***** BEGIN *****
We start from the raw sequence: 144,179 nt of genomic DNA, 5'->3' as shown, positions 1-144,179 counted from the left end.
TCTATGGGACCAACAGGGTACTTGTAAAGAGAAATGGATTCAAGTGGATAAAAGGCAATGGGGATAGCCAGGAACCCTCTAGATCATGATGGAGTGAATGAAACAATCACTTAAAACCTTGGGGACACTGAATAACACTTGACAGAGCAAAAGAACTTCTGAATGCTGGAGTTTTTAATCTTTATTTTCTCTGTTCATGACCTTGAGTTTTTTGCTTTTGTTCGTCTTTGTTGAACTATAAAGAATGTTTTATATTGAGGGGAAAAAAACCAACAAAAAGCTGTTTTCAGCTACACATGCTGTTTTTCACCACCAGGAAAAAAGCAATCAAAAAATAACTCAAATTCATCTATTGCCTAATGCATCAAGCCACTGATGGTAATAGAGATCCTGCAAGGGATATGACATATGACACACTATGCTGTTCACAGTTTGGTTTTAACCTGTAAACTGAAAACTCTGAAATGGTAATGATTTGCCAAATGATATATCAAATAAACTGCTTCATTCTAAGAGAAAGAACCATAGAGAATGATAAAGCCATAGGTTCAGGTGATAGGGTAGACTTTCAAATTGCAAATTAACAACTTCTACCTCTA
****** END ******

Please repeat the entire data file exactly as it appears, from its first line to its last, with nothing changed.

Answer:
We start from the raw sequence: 144,179 nt of genomic DNA, 5'->3' as shown, positions 1-144,179 counted from the left end.
TCTATGGGACCAACAGGGTACTTGTAAAGAGAAATGGATTCAAGTGGATAAAAGGCAATGGGGATAGCCAGGAACCCTCTAGATCATGATGGAGTGAATGAAACAATCACTTAAAACCTTGGGGACACTGAATAACACTTGACAGAGCAAAAGAACTTCTGAATGCTGGAGTTTTTAATCTTTATTTTCTCTGTTCATGACCTTGAGTTTTTTGCTTTTGTTCGTCTTTGTTGAACTATAAAGAATGTTTTATATTGAGGGGAAAAAAACCAACAAAAAGCTGTTTTCAGCTACACATGCTGTTTTTCACCACCAGGAAAAAAGCAATCAAAAAATAACTCAAATTCATCTATTGCCTAATGCATCAAGCCACTGATGGTAATAGAGATCCTGCAAGGGATATGACATATGACACACTATGCTGTTCACAGTTTGGTTTTAACCTGTAAACTGAAAACTCTGAAATGGTAATGATTTGCCAAATGATATATCAAATAAACTGCTTCATTCTAAGAGAAAGAACCATAGAGAATGATAAAGCCATAGGTTCAGGTGATAGGGTAGACTTTCAAATTGCAAATTAACAACTTCTACCTCTA